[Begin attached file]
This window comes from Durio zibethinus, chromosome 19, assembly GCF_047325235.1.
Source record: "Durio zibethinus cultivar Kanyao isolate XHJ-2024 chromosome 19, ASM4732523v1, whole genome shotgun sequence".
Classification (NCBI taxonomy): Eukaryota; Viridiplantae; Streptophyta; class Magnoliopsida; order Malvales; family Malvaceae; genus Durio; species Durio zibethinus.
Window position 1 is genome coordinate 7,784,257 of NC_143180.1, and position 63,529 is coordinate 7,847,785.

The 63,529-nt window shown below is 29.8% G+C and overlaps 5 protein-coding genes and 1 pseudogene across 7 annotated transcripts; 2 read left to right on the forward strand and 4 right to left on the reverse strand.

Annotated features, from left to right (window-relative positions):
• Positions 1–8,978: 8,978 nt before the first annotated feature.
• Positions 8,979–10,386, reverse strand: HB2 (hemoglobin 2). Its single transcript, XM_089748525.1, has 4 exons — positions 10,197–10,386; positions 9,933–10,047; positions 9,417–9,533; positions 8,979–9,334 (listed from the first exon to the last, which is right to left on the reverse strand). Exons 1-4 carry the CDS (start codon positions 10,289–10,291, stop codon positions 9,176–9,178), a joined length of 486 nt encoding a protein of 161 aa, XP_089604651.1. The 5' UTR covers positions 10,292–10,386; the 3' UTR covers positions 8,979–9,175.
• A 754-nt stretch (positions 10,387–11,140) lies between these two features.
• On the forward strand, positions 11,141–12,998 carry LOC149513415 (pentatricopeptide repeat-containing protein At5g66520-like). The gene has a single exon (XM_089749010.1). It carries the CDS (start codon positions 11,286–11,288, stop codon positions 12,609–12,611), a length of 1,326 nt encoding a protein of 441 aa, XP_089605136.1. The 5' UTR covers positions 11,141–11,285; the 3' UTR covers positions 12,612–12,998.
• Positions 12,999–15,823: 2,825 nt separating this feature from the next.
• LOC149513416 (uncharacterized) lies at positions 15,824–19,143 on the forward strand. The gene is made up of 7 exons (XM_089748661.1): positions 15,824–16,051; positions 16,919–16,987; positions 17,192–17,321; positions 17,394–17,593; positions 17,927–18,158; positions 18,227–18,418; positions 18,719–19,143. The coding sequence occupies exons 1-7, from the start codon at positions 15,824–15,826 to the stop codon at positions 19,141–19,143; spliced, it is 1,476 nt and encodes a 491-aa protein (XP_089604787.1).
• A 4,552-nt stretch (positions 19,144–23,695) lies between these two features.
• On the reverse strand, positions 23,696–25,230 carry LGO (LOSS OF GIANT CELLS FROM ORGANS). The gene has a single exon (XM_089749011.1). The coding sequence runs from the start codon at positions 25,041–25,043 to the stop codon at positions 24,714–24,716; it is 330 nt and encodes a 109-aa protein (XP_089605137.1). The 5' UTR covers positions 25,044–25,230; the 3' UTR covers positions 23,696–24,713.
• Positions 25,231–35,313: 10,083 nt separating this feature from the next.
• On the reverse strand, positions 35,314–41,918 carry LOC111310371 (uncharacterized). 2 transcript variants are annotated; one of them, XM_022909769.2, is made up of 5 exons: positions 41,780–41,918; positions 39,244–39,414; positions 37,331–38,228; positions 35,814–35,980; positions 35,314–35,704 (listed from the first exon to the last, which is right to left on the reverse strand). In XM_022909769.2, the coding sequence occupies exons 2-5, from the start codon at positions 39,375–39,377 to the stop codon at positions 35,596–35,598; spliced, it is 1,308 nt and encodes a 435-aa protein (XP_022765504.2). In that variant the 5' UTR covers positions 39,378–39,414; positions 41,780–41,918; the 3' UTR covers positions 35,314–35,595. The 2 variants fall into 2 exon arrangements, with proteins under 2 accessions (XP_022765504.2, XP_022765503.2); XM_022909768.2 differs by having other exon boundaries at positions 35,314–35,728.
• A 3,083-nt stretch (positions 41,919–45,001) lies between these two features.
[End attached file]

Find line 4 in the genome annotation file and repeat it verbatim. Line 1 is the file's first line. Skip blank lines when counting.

Window position 1 is genome coordinate 7,784,257 of NC_143180.1, and position 63,529 is coordinate 7,847,785.